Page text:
johnmar78 wrote:Pete, your method is very interesting so as evry one else. we all different??
I never use the metronome in my playing -something wrong with me. but only few times as a guide line 24 years ago. I still got one at home but misplaced when I moved from South australia to sydney.
In my teaching, I dnt use it at all/?? I think Chopin uses as a GUIDE LINE ONLY. What you think???
About the metronome; I know through experience that the metronome is an indispensable practice tool! The human brain and body are incabable of creating a perfectly even beat. (Even though a perfectly even beat would not be desirable in performance, it must serve as framework to one's practice.)
To use the example of Chopin's Fantasie-Impromptu, the metronome must be used during early practice to ensure that the left hand and right hand parts, which are practiced seperately early on, play at exactly the same speed. That way, when the two halves are combined, they will already be synchronized. In later practice of the F-I, the metronome will function as a guide to where the common rhythms fall. So, by using the metronome, you will enable yourself to concentrate on the downbeats instead of the minutia of three-against-fours. It does wonders for coordination!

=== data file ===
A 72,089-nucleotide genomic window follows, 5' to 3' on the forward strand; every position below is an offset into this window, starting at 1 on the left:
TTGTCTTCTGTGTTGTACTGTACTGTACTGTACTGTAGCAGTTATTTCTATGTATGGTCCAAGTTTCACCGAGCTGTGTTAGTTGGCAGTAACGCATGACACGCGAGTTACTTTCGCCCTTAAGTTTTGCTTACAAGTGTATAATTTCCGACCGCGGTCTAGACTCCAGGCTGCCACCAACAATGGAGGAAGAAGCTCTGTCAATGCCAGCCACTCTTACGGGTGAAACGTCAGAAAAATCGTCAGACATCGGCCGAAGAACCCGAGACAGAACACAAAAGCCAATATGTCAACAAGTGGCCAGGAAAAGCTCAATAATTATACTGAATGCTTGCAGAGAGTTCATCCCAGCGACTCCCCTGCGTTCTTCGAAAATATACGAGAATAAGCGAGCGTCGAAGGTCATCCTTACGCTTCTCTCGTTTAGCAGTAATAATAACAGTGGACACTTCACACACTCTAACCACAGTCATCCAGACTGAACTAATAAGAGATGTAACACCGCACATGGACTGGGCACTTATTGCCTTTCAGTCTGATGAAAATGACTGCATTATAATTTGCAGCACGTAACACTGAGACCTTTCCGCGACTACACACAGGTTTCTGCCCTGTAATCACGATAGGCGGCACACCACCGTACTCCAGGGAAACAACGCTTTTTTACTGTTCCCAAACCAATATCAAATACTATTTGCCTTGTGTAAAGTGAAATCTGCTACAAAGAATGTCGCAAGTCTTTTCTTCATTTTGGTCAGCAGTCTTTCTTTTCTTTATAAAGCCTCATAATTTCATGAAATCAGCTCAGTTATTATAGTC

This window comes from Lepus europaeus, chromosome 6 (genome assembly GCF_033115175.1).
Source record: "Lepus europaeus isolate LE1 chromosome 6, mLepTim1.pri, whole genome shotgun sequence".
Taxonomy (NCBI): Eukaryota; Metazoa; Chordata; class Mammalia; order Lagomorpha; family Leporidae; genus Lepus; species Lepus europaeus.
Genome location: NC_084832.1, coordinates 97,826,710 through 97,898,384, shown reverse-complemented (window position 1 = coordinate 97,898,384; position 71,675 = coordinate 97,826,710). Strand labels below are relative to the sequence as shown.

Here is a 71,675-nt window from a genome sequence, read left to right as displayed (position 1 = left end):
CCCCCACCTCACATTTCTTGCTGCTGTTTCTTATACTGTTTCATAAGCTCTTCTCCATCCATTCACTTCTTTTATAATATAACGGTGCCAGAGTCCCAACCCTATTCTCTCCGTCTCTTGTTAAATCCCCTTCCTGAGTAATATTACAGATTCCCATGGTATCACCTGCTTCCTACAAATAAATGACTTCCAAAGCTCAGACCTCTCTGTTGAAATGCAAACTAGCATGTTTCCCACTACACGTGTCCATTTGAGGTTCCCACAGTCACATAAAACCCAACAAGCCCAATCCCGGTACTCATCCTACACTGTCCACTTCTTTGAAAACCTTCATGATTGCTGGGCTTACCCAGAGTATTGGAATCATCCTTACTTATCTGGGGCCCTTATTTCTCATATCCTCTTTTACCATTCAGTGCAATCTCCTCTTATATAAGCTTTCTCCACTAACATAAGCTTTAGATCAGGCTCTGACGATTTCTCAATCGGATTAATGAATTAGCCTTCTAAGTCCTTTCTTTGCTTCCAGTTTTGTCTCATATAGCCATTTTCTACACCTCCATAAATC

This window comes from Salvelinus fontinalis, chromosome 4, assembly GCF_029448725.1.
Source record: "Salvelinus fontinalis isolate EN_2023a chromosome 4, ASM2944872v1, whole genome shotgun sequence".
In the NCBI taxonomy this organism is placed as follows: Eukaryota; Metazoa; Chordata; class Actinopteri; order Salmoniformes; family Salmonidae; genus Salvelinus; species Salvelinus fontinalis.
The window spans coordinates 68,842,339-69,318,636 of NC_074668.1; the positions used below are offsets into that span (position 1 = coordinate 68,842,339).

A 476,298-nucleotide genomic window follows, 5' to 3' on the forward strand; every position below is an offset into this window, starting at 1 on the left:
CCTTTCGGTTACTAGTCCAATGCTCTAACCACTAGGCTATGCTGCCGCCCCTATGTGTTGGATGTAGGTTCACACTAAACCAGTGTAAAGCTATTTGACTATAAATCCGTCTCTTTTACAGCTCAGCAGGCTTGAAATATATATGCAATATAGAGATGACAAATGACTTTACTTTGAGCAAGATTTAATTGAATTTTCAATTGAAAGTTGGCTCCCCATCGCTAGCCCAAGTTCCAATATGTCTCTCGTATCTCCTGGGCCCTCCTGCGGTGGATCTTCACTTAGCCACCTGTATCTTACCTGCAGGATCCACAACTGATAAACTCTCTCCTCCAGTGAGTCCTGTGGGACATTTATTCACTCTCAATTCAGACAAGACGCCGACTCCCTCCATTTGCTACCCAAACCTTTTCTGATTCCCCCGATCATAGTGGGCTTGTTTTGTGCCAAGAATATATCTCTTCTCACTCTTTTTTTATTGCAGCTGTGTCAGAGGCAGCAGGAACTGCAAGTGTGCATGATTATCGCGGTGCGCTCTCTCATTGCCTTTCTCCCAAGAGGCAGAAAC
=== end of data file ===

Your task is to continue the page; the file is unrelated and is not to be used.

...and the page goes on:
Once you have an accurate perception of the rhythm, you can begin to move away from the met. Even after I have fully mastered a piece, I will refer to the met. every so often, about thrice a month, just to make sure that the piece is metrically stable.
So, in a nutshell, use the metronome regularly but not always. It's an excellent practice guide.
Another reason I use the met. is to mark milestones. When you're trying to increase the speed of a piece, the only way to do it in perfect increments is to use the met. Doing that also enables you to know where your tempo was yesterday and where you want it to be tommorow.
Don't be afraid of it, at first use it just once a week and you will see the difference in your performing ability.
Remember, never yield to the temptation to take the path of least resistance. Sometimes the correct way of practicing will feel very uncomfortable or even distressing. The trick is to ignore your predjudices and do what works.